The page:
Ex-PM Olmert Admits to Obstruction of Justice as Part of Plea Bargain

Jerusalem judge partially accepts plea bargain, expresses doubt over the sides' request to let Olmert serve prison sentences concurrently.

Ehud Olmert at the Supreme Court, during a hearing on the appeal in the Holyland corruption case, Dec. 29, 2015.
Emil Salman

The Jerusalem Magistrate's Court on Tuesday partially accepted the plea bargain agreement the prosecution signed with former Prime Minister Ehud Olmert whereby he admitted to and was convicted of two counts of obstruction of justice.

However, Judge Avital Chen expressed doubts over the sides' request to sentence Olmert to six months concurrent to time being served. The court is to rule on sentencing on February 10.

If the court accepts the plea bargain in full, Olmert would get six months, to be served concurrently with the 18-month sentence he received for taking a bribe in the Holyland case. He is also to pay a fine of 50,000 shekels (about $12,600). Olmert will start serving his prison term on February 15.

"A sentence of six months and a fine is beyond appropriate. What concerns me is the overlap," Judge Chen said during Tuesday's hearing, noting that even a heavier sentence would have no meaning if it was concurrent to time served.

Attorney Keren Bar-Menachem of the Central District Prosecution asked the judge to accept the plea deal, noting that Olmert accepted responsibility for his actions.

Chen responded by asserting that Olmert "took responsibility to avoid prison, not voluntarily."

The indictment in the obstruction of justice case, which was filed shortly after the plea bargain was signed, is based on two recorded conversations between Olmert and his former chief aide, Shula Zaken, which Zaken gave prosecutors as part of her own plea bargain in the Holyland case.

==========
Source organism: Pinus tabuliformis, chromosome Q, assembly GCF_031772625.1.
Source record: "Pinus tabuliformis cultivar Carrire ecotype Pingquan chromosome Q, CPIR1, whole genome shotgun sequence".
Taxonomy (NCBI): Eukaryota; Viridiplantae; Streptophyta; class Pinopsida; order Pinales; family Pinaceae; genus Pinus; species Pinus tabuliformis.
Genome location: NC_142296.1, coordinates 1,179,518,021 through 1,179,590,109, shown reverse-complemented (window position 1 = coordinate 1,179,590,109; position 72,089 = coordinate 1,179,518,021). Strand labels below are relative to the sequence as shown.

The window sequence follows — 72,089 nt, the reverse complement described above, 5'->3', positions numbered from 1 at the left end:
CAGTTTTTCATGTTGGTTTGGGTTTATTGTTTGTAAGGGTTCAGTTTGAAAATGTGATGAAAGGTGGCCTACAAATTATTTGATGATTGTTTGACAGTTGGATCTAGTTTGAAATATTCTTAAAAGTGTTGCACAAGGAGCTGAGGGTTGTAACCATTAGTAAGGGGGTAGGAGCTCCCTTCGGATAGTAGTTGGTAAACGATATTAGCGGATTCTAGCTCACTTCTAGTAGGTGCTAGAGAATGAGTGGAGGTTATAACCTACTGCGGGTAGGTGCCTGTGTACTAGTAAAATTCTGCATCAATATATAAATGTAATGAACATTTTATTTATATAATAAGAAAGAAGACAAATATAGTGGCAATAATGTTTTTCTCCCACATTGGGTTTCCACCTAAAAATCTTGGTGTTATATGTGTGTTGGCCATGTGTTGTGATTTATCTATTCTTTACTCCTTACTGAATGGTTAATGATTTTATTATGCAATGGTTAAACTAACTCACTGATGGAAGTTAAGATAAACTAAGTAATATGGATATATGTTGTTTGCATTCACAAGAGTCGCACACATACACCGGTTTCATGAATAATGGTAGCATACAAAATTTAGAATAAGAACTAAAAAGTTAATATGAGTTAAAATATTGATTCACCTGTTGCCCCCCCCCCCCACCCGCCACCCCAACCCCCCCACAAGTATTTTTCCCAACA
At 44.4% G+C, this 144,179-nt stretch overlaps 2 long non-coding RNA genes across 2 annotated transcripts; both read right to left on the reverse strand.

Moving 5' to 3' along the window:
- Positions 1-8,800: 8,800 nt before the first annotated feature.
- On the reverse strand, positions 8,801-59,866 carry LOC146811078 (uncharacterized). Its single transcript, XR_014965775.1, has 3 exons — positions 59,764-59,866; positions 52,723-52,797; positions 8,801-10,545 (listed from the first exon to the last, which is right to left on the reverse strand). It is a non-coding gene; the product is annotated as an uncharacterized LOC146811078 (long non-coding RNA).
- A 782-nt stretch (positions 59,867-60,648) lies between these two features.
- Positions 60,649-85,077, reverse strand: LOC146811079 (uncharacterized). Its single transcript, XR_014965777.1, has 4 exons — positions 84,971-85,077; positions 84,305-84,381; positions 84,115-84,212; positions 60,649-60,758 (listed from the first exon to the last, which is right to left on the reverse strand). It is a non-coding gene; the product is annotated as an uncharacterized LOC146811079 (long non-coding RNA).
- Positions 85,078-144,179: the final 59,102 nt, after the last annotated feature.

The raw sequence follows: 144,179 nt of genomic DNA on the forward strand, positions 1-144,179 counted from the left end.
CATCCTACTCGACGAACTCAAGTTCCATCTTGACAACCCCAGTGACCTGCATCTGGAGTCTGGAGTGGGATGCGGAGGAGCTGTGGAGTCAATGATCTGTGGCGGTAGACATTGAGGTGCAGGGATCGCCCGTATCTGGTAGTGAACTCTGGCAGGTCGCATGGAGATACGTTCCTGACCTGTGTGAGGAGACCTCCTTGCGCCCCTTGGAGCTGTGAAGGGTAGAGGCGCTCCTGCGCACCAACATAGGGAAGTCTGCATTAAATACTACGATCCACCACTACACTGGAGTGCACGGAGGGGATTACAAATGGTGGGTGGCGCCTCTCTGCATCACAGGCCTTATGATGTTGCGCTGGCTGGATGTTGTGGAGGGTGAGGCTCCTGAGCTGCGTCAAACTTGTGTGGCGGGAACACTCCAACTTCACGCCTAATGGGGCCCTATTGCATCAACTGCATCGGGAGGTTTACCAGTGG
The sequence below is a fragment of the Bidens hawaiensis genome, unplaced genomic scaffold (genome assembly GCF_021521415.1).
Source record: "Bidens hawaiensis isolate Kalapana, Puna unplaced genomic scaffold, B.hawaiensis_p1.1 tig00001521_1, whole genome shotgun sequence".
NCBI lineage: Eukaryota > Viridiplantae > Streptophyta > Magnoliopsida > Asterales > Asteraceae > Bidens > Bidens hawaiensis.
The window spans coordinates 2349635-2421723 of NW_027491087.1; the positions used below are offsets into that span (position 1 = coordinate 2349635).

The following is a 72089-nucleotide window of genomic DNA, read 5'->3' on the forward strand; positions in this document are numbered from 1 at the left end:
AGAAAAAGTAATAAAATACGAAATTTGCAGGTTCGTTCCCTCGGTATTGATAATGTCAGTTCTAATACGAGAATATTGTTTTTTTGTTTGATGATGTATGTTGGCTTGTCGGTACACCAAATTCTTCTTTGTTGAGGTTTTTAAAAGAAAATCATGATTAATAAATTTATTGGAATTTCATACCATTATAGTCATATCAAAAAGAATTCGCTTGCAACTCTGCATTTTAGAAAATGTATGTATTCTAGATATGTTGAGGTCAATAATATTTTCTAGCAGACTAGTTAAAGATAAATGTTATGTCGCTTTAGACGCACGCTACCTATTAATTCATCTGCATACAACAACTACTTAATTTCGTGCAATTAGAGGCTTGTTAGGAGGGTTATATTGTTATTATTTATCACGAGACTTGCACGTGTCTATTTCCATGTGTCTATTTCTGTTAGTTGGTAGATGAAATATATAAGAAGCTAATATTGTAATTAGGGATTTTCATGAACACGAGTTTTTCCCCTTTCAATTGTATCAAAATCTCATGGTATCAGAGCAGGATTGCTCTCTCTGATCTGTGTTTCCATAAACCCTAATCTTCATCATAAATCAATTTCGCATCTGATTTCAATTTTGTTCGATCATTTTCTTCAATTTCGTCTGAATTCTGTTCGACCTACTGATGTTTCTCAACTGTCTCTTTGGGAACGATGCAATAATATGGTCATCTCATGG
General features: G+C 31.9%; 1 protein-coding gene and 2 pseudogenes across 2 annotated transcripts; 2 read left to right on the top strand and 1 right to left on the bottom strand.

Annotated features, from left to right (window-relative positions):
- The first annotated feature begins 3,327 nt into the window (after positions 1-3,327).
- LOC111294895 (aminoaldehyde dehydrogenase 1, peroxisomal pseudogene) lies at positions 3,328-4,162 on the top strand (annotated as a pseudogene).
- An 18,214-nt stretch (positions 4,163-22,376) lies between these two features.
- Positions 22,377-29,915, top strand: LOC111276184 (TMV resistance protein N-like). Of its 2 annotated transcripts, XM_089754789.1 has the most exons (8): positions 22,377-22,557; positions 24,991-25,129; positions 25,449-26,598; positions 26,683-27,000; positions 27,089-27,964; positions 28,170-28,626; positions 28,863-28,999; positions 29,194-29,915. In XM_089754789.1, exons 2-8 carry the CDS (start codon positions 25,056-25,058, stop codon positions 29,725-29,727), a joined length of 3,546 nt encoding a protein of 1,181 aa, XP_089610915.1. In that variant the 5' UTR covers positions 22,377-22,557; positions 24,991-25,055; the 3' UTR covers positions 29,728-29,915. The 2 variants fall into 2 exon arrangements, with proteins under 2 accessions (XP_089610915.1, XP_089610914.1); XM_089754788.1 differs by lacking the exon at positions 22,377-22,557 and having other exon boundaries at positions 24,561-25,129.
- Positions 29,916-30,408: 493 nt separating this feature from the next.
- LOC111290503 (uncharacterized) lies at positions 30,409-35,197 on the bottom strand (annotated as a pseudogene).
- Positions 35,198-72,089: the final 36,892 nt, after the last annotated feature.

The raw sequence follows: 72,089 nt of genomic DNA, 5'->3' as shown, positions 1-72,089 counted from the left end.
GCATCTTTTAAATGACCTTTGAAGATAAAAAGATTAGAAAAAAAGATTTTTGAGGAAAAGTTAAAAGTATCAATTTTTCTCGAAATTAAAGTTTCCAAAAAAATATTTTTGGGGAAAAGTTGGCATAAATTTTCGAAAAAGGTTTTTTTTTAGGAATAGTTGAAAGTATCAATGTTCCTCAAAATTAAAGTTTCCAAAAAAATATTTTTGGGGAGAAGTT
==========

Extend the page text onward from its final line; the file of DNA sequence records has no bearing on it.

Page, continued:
In one tape, Olmert can be heard trying to persuade Zaken not to testify against him in three earlier corruption cases. The tape was made in May 2011 at a Jerusalem hotel where they met to discuss the cases. Olmert warned Zaken that prosecutor Uri Korb would “slaughter her” on the witness stand. He also warned Zaken that she wouldn’t be acquitted unless he was, too. 

“Remember one thing: If I’m not acquitted, nobody will be acquitted,” he said.

Zaken ultimately didn’t testify, and ended up being convicted in a case in which Olmert was cleared.

In the second tape, Olmert can be heard urging Zaken not to sign a plea bargain in the Holyland case, saying this would undermine his chances of acquittal. In exchange, he offered to support her and her family, find her a lawyer and help pay her legal expenses, the indictment said.

At a later meeting in Zaken’s house, where she showed Olmert the draft plea bargain, he again urged her not to sign it, but said that if she did, she should demand certain changes – which he specified – to protect him. 

Olmert’s associates said he accepted the plea bargain because he is exhausted and also wants to spare his family the suffering of another trial.

Nevertheless, his attorneys failed to reach an agreement with the prosecution on yet another case. In the Talansky case, Olmert was convicted of accepting cash-filled envelopes from American Jewish businessman Morris Talansky and failing to report the income. A lower court sentenced him to eight months in prison, but the Supreme Court is slated to hear his appeal against both the conviction and the sentence next week on Tuesday.

Olmert had offered to drop his appeal if the prosecution would let this sentence, too, be served concurrently with the Holyland sentence, which is already final. But the prosecution refused, as it wants the sentences served consecutively, which would mean that Olmert spends 26 months in jail altogether.

The Supreme Court will therefore hear the appeal of the Talansky verdict as planned. It will also hear the state’s appeal of Olmert’s acquittal in the Rishon Tours case, in which he was accused of double-billing various nonprofit organizations for overseas flights and pocketing the difference.